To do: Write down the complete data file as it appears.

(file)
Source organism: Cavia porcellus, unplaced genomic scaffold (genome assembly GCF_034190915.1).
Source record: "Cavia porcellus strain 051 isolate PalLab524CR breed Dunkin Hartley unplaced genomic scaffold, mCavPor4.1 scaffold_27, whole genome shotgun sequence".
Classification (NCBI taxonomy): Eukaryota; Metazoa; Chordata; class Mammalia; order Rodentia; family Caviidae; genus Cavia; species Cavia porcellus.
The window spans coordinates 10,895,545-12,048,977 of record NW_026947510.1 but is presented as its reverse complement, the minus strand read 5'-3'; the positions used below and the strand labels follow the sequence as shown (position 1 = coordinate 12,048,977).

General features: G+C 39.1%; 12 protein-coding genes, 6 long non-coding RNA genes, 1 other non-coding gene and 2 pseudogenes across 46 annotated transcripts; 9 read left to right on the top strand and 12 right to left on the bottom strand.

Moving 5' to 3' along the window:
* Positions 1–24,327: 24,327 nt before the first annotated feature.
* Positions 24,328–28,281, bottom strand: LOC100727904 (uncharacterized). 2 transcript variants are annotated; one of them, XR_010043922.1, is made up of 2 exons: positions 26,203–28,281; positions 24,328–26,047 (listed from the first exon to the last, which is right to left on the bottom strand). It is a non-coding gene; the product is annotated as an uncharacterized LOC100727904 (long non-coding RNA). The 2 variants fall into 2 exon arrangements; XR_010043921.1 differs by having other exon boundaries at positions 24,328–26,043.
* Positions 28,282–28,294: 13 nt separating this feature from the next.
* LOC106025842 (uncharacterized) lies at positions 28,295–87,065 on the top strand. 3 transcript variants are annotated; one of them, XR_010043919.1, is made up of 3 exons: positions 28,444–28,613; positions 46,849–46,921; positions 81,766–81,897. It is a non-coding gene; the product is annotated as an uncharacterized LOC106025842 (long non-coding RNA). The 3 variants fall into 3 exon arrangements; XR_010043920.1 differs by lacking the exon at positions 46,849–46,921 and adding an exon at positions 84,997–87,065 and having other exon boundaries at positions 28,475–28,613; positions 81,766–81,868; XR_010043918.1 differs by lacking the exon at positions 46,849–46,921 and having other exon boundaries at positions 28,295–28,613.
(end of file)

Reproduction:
Source organism: Cavia porcellus, unplaced genomic scaffold (genome assembly GCF_034190915.1).
Source record: "Cavia porcellus strain 051 isolate PalLab524CR breed Dunkin Hartley unplaced genomic scaffold, mCavPor4.1 scaffold_27, whole genome shotgun sequence".
Classification (NCBI taxonomy): Eukaryota; Metazoa; Chordata; class Mammalia; order Rodentia; family Caviidae; genus Cavia; species Cavia porcellus.
The window spans coordinates 10,895,545-12,048,977 of record NW_026947510.1 but is presented as its reverse complement, the minus strand read 5'-3'; the positions used below and the strand labels follow the sequence as shown (position 1 = coordinate 12,048,977).

General features: G+C 39.1%; 12 protein-coding genes, 6 long non-coding RNA genes, 1 other non-coding gene and 2 pseudogenes across 46 annotated transcripts; 9 read left to right on the top strand and 12 right to left on the bottom strand.

Moving 5' to 3' along the window:
* Positions 1–24,327: 24,327 nt before the first annotated feature.
* Positions 24,328–28,281, bottom strand: LOC100727904 (uncharacterized). 2 transcript variants are annotated; one of them, XR_010043922.1, is made up of 2 exons: positions 26,203–28,281; positions 24,328–26,047 (listed from the first exon to the last, which is right to left on the bottom strand). It is a non-coding gene; the product is annotated as an uncharacterized LOC100727904 (long non-coding RNA). The 2 variants fall into 2 exon arrangements; XR_010043921.1 differs by having other exon boundaries at positions 24,328–26,043.
* Positions 28,282–28,294: 13 nt separating this feature from the next.
* LOC106025842 (uncharacterized) lies at positions 28,295–87,065 on the top strand. 3 transcript variants are annotated; one of them, XR_010043919.1, is made up of 3 exons: positions 28,444–28,613; positions 46,849–46,921; positions 81,766–81,897. It is a non-coding gene; the product is annotated as an uncharacterized LOC106025842 (long non-coding RNA). The 3 variants fall into 3 exon arrangements; XR_010043920.1 differs by lacking the exon at positions 46,849–46,921 and adding an exon at positions 84,997–87,065 and having other exon boundaries at positions 28,475–28,613; positions 81,766–81,868; XR_010043918.1 differs by lacking the exon at positions 46,849–46,921 and having other exon boundaries at positions 28,295–28,613.